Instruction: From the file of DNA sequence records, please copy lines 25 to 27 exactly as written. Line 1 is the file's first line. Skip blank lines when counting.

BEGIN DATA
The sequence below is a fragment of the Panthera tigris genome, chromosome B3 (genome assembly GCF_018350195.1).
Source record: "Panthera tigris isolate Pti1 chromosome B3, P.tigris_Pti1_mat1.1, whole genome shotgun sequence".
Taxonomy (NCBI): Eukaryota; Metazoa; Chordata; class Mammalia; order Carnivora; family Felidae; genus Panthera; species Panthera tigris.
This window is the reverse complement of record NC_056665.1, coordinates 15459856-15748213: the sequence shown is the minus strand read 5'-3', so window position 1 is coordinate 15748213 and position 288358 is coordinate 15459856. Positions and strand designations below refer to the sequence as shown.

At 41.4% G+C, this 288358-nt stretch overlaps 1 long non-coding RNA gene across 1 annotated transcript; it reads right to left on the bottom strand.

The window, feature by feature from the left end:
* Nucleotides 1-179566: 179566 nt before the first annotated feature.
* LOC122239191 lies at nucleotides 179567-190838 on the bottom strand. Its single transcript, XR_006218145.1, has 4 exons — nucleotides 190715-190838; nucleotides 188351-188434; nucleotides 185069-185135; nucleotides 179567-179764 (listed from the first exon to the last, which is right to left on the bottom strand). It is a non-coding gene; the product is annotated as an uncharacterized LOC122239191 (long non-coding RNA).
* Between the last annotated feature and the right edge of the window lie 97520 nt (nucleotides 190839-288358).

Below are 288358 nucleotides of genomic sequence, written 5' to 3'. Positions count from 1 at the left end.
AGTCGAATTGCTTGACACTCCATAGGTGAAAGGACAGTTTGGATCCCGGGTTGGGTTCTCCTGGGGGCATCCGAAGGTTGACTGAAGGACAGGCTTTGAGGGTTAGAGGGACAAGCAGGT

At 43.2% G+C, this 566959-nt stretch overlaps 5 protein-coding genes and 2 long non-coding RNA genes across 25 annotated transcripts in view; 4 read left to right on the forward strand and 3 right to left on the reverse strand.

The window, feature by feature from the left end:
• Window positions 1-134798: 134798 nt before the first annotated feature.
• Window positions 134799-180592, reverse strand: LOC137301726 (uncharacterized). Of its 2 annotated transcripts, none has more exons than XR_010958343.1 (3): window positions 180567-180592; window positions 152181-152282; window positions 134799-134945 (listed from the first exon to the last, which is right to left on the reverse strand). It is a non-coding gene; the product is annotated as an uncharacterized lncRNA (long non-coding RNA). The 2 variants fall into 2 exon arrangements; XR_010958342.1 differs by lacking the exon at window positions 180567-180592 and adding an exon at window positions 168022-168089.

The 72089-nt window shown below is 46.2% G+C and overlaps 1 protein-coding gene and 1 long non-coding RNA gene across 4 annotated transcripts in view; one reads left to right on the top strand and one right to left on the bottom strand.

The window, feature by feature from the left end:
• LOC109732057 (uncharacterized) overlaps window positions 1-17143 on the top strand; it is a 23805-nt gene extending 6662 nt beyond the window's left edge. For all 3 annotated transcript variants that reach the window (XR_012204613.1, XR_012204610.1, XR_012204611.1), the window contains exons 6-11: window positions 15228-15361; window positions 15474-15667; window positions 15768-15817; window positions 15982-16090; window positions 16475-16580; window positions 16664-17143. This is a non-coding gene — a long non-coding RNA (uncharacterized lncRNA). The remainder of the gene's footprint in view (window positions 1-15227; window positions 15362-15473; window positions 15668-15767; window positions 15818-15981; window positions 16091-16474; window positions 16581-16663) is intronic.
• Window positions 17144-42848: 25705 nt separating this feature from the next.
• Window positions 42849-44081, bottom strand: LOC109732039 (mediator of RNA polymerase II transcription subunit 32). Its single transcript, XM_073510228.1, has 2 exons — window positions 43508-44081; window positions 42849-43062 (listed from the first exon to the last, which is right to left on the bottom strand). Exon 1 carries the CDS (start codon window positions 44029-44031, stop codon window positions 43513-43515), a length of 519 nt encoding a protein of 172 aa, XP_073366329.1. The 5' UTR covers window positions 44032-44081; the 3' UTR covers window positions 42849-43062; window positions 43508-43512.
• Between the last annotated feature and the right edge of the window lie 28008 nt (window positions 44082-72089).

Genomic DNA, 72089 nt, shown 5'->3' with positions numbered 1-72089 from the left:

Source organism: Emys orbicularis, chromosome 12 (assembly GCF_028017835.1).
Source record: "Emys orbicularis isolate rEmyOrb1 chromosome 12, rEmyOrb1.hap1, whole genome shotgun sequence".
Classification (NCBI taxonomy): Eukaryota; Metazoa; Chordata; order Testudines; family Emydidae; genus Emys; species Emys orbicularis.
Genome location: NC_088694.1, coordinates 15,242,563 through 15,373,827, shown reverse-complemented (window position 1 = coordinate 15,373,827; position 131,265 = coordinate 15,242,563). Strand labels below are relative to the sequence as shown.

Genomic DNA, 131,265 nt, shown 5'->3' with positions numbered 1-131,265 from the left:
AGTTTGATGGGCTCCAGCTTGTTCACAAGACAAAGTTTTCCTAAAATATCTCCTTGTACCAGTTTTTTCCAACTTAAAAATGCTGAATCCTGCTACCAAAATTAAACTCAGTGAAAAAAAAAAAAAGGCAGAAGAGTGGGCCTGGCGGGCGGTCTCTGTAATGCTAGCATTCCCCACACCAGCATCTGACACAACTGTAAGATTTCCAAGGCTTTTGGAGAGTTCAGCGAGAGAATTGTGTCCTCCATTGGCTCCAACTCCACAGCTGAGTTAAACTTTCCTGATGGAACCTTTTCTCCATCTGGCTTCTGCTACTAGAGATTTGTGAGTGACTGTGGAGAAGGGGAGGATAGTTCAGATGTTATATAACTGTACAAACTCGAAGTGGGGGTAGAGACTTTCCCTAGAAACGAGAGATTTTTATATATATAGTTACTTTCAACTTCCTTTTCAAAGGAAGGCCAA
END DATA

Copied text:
Classification (NCBI taxonomy): Eukaryota; Metazoa; Chordata; order Testudines; family Emydidae; genus Emys; species Emys orbicularis.
Genome location: NC_088694.1, coordinates 15,242,563 through 15,373,827, shown reverse-complemented (window position 1 = coordinate 15,373,827; position 131,265 = coordinate 15,242,563). Strand labels below are relative to the sequence as shown.

Genomic DNA, 131,265 nt, shown 5'->3' with positions numbered 1-131,265 from the left: